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Why Does My Puppy’s Breath Smell Bad?

If you’ve recently gotten a new puppy, you’re probably enjoying all kinds of new experiences. Slobbery puppy kisses, warm puppy tummies, sweet puppy cuddles – these are all things you’ll experience with your new four-legged friend. One other thing that might not be as much fun is nasty puppy breath.

There are several reasons your puppy – or your full-grown dog for that matter – might have bad breath. Bad breath could be from teething, dental issues, tooth decay or just from eating something nasty. For adult dogs, dental issues are usually the culprit. For puppies, it’s usually teething.

How about a nasty fishy smell coming from your new puppy’s mouth? Is that a bad sign? It doesn’t have to be. In this article, we’ll discuss the most common causes of bad breath in canines and how to get rid of that fishy smell.

Why Does My Puppy Have Fishy Breath?

Teething

If your furry little friend is still in the puppy stage of his life and is experiencing some nasty, fishy breath, chances are he’s teething. This is, hands down, the most common cause for bad breath in puppies. Puppies teethe just the same as human babies. They have baby teeth that they shed before growing new, adult teeth.

This is actually a good thing for you because puppy teeth are sharp. They’re like little razor blades. A bite from a puppy, even a playful bite, can really hurt. You’ll be very glad when your puppy loses his baby teeth and grows new adult teeth, which are much less sharp and painful.

A dog’s adult teeth are larger, but they’re also duller. These are your dog’s permanent teeth. Until he sheds his baby teeth and grows his permanent teeth, though, he’ll want to bite and chew on anything he can get in his mouth. This includes sticks, toys, bones, furniture, pillows and your hands and feet.

Chewing on things makes your puppy’s mouth feel good. It can also help him shed his baby teeth faster when they’re loose. Of course, the mixture of chewing on everything in his path and the blood from loose and shedding teeth can make your puppy’s breath stink quite terribly.

Rest assured, though, this foul breath won’t last forever. Usually, by the time your puppy is about seven months old, he’ll have all his adult teeth, and the teething process will end. When it does, the stinky breath will go with it as well.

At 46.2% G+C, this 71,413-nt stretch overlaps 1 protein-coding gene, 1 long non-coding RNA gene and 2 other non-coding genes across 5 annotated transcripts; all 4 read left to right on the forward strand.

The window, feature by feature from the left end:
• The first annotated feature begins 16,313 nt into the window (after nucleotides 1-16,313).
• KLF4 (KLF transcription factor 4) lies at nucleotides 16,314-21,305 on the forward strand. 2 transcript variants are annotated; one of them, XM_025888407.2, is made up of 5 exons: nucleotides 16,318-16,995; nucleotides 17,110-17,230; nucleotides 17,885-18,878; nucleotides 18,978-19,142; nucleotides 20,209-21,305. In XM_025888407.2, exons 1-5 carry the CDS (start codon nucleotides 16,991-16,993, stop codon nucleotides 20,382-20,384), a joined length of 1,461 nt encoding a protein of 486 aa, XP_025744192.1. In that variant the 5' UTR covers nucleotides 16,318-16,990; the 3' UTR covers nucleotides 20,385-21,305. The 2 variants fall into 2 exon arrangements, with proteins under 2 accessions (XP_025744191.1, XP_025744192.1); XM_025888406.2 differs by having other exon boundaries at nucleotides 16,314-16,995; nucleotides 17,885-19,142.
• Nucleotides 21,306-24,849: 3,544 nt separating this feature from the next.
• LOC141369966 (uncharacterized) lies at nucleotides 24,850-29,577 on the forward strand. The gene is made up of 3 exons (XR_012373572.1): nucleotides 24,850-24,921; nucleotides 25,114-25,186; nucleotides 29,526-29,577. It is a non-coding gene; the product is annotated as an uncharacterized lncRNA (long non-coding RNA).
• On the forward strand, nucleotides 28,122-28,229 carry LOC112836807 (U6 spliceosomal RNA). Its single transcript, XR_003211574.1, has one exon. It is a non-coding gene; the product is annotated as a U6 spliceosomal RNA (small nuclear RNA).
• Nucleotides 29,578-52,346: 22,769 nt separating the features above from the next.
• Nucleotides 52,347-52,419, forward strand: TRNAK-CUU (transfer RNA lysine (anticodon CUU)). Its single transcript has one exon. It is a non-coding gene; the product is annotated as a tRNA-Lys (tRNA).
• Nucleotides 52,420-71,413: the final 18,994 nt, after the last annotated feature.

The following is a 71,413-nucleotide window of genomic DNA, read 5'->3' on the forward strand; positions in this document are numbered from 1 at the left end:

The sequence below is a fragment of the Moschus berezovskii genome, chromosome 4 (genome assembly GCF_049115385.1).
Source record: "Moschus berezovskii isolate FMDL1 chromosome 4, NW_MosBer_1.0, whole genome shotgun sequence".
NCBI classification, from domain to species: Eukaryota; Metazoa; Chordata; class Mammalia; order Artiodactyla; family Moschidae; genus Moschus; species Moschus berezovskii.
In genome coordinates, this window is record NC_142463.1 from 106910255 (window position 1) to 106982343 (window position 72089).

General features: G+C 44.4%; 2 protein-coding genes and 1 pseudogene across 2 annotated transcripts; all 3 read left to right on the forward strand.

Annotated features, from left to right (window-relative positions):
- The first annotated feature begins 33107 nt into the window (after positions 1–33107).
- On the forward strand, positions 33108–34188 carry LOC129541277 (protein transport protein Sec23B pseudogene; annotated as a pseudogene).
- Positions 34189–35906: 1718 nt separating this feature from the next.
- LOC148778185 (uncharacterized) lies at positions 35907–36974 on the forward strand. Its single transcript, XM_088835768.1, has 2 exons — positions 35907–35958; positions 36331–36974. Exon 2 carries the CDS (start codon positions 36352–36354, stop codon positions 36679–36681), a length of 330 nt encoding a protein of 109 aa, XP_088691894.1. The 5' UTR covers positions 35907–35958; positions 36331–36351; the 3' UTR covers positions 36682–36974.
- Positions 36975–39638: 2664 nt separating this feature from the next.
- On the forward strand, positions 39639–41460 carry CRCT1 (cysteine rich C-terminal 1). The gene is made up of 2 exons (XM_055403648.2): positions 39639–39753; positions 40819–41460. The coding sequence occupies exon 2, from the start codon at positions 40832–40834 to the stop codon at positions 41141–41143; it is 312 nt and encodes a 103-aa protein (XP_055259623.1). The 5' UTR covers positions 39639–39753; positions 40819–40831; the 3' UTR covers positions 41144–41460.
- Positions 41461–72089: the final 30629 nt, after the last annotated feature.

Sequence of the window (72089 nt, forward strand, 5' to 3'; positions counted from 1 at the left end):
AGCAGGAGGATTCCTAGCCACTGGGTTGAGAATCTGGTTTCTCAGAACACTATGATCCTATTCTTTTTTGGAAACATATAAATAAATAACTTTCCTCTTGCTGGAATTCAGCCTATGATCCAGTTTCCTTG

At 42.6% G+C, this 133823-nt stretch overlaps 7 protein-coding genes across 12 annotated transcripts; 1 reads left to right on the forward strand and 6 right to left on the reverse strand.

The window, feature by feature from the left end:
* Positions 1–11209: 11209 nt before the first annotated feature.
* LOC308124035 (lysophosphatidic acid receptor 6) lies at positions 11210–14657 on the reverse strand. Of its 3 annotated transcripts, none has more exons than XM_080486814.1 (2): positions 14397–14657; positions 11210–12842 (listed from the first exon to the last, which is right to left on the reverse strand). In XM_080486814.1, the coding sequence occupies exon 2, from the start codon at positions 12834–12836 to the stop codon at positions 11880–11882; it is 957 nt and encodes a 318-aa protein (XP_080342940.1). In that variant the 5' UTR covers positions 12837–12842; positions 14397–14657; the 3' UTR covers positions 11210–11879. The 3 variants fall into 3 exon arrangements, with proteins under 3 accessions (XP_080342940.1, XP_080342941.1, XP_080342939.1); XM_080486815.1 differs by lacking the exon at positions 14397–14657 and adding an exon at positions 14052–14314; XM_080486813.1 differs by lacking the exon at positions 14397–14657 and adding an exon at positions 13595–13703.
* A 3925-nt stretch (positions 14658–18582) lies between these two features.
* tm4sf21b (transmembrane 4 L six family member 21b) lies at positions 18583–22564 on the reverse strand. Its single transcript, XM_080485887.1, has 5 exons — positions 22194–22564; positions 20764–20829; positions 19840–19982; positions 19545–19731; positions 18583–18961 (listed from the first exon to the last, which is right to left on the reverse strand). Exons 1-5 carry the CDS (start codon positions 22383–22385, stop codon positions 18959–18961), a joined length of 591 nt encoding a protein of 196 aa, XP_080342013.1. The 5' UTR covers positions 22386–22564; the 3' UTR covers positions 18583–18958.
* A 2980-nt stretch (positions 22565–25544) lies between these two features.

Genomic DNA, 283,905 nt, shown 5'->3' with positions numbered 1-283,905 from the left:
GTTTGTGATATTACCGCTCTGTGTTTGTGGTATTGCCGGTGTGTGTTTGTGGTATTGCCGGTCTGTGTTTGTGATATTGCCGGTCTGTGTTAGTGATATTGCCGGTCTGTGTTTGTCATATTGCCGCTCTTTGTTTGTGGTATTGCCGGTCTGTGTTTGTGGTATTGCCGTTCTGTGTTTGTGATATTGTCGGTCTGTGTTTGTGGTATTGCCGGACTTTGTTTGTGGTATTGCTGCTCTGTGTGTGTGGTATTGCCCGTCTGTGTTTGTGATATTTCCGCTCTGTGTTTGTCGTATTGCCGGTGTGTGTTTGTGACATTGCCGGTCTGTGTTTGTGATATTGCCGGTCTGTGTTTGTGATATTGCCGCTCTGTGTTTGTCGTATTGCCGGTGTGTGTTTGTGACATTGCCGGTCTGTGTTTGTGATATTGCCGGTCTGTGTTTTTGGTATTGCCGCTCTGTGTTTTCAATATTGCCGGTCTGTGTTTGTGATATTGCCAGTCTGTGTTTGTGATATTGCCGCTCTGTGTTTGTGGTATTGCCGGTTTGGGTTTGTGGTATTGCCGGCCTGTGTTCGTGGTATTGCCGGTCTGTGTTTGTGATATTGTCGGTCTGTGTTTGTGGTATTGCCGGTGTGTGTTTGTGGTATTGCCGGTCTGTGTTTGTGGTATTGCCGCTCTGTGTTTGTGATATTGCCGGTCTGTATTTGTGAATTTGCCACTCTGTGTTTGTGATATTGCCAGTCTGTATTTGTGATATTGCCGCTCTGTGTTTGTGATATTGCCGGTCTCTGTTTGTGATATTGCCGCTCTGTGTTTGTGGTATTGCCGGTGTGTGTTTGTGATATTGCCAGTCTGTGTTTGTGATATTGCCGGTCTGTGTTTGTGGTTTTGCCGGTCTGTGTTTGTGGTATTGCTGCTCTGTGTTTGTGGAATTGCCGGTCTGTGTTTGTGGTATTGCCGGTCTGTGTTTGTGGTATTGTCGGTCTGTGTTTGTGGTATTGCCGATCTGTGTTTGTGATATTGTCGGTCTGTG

Other Reasons for Stinky Puppy Breath

Puppy Ate Something Gross

Although teething is most often the cause of nasty puppy breath, it isn’t the only cause. If your dog is old enough to have passed the point of teething and is still having bad breath, there are a couple of other reasons this could be happening.

In addition to puppies and dogs chewing on everything, they also eat anything they can find. Dogs love dog food, human food and treats. However, they also like things that are a little less savory, such as dirt, grass and even their own poop.

Additionally, they’ll eat other animal’s poop as well. This is known as coprophagia.

Coprophagia

In literal terms, coprophagia simply translates to “feces-eating.” Coprophagia, however, is a much nicer word. It’s safe to say that if your dog has been eating feces – either his own or something else’s – his breath is going to smell awful.

That’s why it’s important that you clean up after your dog every time he poops. When you take your furry friend out do his business, take a bag with you and pick it up immediately. If your puppy accidentally poops inside, put it in a bag and throw it away immediately. Don’t give him the opportunity to eat it.

If you have other inside animals, particularly cats, you’ll also want to keep a close eye on your dog inside to make sure he doesn’t get into the cat’s litter pan.

Other Gross Stuff

Puppies and dogs will also eat rotten food, dead animals and lots of other super gross stuff. If your puppy jumps in your lap and breathes something in your face that smells a lot like poop or something rotten, chances are it probably is.

The good news is that you can usually prevent this type of nasty breath by keeping a very close eye on your furry friend anytime he’s outside running around the yard. Keeping your pup away from nasty things he shouldn’t be eating will help cut down on the instances of nasty breath.

Stinky Food

Have you ever eaten tuna fish salad or taken a fish oil supplement and let out a disgusting, fish-flavored burp hours later? Of course you have. At some point, we all eat something that causes us to burp up something horribly nasty later on in the day. Some dog food can do the same thing to your pup.

This is especially true of fish- and seafood-flavored dog food, but it can happen with other foods as well. If you think your pup’s bad breath is coming from his food, buy a new brand or flavor the next time you shop. Remember, any time you change your dog’s food, do it slowly. Changing his food all at once with no transition can cause him to become sick.

After you have fully transitioned to the dog’s new food, his breath should get better. If it doesn’t, the food probably wasn’t the culprit.

Cleaning Their Butts